... that he was buried: and that he rose again according to the scriptures.  And that he was seen by [Peter], and after that by the eleven.  Then was he seen by more than five hundred brethren at once: of whom many remain until this present, and some are fallen asleep.  After that, he was seen by James: then by all the apostles.  And last of all, he was seen also by me, as by one born out of due time.[4]

    But it is important to recognize that even the Resurrection of Christ is not some miracle that was worked quite apart from us.  “By rising again He has restored us to life.”  In writing to the Christians at Rome, Paul reminded them:

... that all we who are baptized in Christ Jesus are baptized in his death.  For we are buried together with him by baptism into death: that, as Christ is risen from the dead by the glory of the Father, so we also may walk in newness of life.  For if we have been planted together in the likeness of his death, we shall be also in the likeness of his resurrection.[5]

    That is the reason that Easter is the Church’s primary baptismal feast;  the reason that we bless baptismal water each year at the Easter Vigil.  By Baptism, we are incorporated into our Lord’s Resurrection—by Baptism we become capable of eternal life.

    Now, there are three possible reactions to the news of the Resurrection of Jesus Christ.  There will always be those who, like some of Paul’s listeners at Athens, just sneer and go away, disbelieving.

    There were, of course, those who had actually witnessed the Resurrection:  Mary Magdalene at the grave site, John and Peter, the disciples on the road to Emmaus, the other Apostles, the five hundred or so, and Paul on the road to Damascus.  They had little choice but to believe what they had seen.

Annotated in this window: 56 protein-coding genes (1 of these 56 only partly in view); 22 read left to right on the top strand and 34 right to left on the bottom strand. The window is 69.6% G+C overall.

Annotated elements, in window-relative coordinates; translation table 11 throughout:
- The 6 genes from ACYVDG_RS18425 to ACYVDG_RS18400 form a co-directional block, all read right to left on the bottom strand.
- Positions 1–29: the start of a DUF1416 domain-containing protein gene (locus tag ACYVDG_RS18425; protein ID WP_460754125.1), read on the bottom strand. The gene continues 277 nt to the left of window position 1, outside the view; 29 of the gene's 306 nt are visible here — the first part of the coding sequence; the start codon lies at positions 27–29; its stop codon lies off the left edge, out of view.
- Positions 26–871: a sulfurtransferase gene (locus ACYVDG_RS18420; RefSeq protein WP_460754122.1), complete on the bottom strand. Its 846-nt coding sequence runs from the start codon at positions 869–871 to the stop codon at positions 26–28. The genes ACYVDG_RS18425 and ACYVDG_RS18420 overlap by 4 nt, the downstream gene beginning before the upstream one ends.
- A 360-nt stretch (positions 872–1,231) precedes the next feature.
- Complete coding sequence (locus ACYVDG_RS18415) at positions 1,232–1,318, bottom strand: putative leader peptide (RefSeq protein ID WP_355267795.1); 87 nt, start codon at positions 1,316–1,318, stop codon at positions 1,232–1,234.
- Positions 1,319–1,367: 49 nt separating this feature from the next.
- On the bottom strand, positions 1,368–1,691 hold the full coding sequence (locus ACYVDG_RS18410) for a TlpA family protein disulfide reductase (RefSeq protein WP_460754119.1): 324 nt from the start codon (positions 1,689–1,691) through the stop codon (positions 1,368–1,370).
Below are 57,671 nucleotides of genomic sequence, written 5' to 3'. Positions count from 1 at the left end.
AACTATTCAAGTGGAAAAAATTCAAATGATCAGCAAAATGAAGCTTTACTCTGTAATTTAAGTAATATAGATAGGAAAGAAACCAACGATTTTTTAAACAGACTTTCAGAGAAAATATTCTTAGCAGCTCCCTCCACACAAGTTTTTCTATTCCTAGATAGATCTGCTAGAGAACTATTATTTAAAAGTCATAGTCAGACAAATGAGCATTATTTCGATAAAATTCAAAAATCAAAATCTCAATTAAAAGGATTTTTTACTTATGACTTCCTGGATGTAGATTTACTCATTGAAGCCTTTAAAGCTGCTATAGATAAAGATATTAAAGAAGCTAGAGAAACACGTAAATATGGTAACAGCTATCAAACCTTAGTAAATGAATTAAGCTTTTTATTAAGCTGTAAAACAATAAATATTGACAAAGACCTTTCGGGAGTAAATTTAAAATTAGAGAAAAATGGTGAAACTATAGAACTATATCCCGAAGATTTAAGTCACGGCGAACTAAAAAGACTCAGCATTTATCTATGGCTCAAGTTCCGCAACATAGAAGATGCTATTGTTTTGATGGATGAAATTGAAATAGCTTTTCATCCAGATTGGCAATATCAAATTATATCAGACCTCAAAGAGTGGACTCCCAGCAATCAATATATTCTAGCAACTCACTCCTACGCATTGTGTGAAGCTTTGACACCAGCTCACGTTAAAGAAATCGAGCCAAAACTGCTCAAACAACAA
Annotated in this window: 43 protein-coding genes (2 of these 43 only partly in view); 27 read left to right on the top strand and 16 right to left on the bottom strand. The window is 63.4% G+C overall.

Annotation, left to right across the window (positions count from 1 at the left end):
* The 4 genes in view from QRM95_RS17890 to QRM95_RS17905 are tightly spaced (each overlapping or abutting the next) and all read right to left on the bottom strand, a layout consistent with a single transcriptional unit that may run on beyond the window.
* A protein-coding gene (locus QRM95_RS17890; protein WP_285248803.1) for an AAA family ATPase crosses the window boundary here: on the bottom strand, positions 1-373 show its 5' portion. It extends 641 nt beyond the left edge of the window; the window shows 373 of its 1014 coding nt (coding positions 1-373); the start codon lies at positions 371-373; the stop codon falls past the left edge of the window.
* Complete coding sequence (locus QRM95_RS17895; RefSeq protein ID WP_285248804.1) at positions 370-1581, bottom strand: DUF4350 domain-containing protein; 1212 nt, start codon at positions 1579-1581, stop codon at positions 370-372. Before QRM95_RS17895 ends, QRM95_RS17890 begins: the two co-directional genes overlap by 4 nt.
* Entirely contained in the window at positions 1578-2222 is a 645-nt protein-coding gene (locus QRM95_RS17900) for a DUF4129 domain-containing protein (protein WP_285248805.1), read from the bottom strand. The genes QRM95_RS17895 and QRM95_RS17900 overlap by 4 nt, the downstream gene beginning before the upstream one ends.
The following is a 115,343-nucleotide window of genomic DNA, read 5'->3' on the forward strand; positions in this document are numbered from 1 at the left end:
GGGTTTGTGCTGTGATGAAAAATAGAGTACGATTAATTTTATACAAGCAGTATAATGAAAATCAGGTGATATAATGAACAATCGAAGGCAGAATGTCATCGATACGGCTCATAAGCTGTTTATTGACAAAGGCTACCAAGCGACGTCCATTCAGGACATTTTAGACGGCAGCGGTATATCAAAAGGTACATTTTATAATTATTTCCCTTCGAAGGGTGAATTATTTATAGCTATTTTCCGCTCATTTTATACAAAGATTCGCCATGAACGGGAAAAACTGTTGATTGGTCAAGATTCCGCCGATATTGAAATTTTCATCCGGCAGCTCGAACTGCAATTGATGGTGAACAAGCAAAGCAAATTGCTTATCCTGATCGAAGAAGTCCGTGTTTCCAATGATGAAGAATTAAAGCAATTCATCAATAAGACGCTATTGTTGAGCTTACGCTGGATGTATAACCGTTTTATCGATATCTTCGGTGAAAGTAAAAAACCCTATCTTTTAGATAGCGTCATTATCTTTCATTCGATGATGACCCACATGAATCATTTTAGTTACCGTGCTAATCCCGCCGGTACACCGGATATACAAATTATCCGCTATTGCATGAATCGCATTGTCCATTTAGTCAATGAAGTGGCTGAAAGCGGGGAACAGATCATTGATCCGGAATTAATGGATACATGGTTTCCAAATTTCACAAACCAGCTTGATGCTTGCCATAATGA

Finally, there are those of us—the vast majority of people who, by the simple accident of being born in a different time and place, did not have the opportunity of seeing the resurrected Jesus in person.  We too can sneer, like the men of Athens, and some choose to do precisely that.  But, on the other hand, God has given us the grace to hear much more of the testimony than the men of Athens heard before they just walked away.  We even know that Saint Thomas the Apostle, who himself doubted the word of the other Apostles, was able to examine the wounds of our risen Lord with his own hands—to probe the wounds of Jesus hands’ with his finger, and to place his hand into the spear wound on Jesus’ side.  He doubted, so that we might believe.  “Because you have seen Me [Thomas], you have believed;  blessed are those who have not seen Me and have yet believed.”[6]

    At least equally important, we have already received the grace of Baptism.  It is relatively easy for us to believe, not just because of all the witnesses, but because we have been marked with the indelible mark of faith on our souls.  And faith is nothing other than that:  Believing what God has revealed, simply because God, who cannot deceive, has revealed it.

    Sometimes our faith wavers a bit.  The craziness of the world sometimes seems to try to convince us that there is no God and no Resurrection.  That is why we have the opportunity each year to renew the promises of our Baptism, why we have the opportunity to frequently receive our risen Lord in Holy Communion, and to seek His forgiveness in Sacramental Confession.  That is why we have the opportunity to celebrate Holy Week and Easter each year.  God will sustain us in our faith if we but allow Him to do so.

    Now, there remains just one more thing.  Easter is supposed to be a joyous feast.  Some of that is because it is an opportunity to spend pleasant time with friends or family—something which I hope all of you will do.  But it is also joyous because it is the feast of the Resurrection and our consequent redemption.  If the world is a bit crazy, it is so, at least partly, because we Christians have failed to communicate that joy to those around us.  It is not only our privilege, but also our solemn duty to put on the gladsome face of rejoicing and enthusiasm, in order that those of the world may know that today Jesus Christ has risen from the dead.

“This is the day that the Lord has made!  Let us rejoice and be glad in it!”[7]


[1]   1 Corinthians i: 23.

[2]   Cf. Preface of Easter.

[3]   Cf.  Acts xvii: 32.

[4]   1 Corinthians xv: 3-8.

[5]   Romans vi: 3-5.

[6]   John xx: 24-29.

[7]   Psalm cxvii: 24.